Palmer Trinity School is committed to waste minimization and recycling. We are constantly working to find better end uses for our waste that benefit the economy and the planet.

There are many ways to produce less waste:

  1. Reduce the amount and toxicity of trash you throw away and reuse containers and products.
  2. Recycle as much as possible and buy products with recycled content.
  3. Practice composting by using microorganisms to decompose organic waste.

Reduce and Reuse

The most effective way to reduce waste is to not create it in the first place. By reducing and reusing, Palmer Trinity School can save natural resources and reduce waste management costs.

Benefits of Reduction

  • Saves natural resources.
  • Reduces toxicity of waste.
  • Reduces costs.


Recycling turns materials that would otherwise become waste into valuable resources. Recycling includes collecting recyclable materials that would otherwise be considered waste, sorting and processing recyclables into raw materials such as fibers, manufacturing raw materials into new products, and purchasing recycled products. Collecting used bottles, cans, and newspapers and taking them to the curb or to a collection facility is just the first in a series of steps that generates a host of financial, environmental, and social returns. Collecting and processing secondary materials, manufacturing recycled-content products, and then buying recycled products creates a circle or loop that ensures the overall success and value of recycling. Some of these benefits accrue locally as well as globally.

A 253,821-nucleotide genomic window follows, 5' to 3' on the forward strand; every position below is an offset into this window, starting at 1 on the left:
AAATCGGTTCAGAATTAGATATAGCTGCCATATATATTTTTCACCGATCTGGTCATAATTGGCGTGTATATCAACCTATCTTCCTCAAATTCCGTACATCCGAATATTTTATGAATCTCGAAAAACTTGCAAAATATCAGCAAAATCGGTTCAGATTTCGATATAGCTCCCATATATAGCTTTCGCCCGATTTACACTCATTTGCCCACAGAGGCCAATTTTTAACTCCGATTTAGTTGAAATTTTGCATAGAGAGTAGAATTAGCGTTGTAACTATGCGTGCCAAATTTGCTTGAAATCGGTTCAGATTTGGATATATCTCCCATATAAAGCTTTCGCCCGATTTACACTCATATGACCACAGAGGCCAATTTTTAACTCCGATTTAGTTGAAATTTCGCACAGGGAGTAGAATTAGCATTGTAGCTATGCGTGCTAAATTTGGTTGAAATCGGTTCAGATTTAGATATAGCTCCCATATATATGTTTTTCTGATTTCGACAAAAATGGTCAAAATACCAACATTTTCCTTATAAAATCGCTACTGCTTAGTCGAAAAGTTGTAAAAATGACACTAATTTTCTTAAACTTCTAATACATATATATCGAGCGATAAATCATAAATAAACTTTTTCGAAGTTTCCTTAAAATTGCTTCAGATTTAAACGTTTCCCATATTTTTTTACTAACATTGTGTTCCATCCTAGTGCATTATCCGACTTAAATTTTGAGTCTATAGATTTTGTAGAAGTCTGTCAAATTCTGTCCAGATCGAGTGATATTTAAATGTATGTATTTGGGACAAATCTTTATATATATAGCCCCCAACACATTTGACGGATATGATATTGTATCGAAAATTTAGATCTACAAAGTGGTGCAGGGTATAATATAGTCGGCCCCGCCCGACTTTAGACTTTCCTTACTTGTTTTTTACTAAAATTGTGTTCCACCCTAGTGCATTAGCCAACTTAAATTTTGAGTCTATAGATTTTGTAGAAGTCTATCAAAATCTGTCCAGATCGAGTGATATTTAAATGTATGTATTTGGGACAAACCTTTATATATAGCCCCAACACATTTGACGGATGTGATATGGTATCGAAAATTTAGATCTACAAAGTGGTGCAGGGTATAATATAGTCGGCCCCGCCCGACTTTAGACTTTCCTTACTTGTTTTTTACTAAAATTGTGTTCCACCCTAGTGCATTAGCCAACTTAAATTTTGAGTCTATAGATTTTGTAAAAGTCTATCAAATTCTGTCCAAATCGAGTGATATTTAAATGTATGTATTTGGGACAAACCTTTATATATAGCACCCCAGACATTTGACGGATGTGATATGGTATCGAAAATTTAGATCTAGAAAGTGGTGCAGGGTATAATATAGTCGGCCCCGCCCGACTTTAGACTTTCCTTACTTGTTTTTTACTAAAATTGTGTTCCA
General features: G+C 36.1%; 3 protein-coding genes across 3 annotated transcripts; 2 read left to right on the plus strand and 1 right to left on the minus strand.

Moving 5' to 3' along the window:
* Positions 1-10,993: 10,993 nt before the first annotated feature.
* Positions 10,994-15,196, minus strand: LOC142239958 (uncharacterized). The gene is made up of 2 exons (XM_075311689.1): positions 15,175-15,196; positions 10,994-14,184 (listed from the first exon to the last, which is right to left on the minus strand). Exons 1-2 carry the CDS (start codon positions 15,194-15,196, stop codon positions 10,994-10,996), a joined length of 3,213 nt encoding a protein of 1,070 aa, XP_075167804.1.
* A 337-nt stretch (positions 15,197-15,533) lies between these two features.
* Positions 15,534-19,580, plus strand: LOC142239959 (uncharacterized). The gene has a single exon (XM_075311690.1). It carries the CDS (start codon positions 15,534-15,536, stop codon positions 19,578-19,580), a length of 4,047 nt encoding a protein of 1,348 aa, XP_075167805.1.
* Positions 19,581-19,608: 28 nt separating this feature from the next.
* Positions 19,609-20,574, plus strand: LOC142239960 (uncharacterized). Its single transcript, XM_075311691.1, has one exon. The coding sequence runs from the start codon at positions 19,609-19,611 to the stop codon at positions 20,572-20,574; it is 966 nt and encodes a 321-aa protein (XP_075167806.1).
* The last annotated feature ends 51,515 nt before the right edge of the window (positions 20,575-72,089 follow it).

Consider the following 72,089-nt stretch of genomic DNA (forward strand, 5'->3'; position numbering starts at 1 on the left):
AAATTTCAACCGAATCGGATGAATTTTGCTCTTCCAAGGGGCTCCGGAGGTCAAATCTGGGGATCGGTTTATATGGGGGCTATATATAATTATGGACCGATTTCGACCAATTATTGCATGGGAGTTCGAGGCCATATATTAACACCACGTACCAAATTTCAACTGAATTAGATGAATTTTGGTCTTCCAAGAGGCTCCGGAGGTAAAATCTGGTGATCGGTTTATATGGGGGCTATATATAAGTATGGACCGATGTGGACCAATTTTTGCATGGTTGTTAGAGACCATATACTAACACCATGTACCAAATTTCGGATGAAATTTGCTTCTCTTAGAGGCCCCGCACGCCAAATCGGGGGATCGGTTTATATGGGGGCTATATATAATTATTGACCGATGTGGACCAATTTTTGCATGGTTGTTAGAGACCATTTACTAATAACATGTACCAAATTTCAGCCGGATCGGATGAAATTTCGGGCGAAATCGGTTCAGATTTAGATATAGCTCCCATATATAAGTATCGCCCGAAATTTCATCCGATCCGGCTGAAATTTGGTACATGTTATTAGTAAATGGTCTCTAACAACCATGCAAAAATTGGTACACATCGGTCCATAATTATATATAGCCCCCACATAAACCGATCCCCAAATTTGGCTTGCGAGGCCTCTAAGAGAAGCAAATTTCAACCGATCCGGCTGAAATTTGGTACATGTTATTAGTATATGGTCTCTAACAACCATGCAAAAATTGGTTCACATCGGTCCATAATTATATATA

Benefits of Recycling

  • Protects and expands US manufacturing jobs and increases US competitiveness.
  • Reduces the need for landfilling and incineration.
  • Prevents pollution caused by the manufacturing of products from virgin materials.
  • Saves energy.
  • Decreases emissions of greenhouse gases that contribute to global climate change.
  • Conserves natural resources such as timber, water, and minerals.
  • Helps sustain the environment for future generations.

Read more here: http://www.epa.gov/osw/index.htm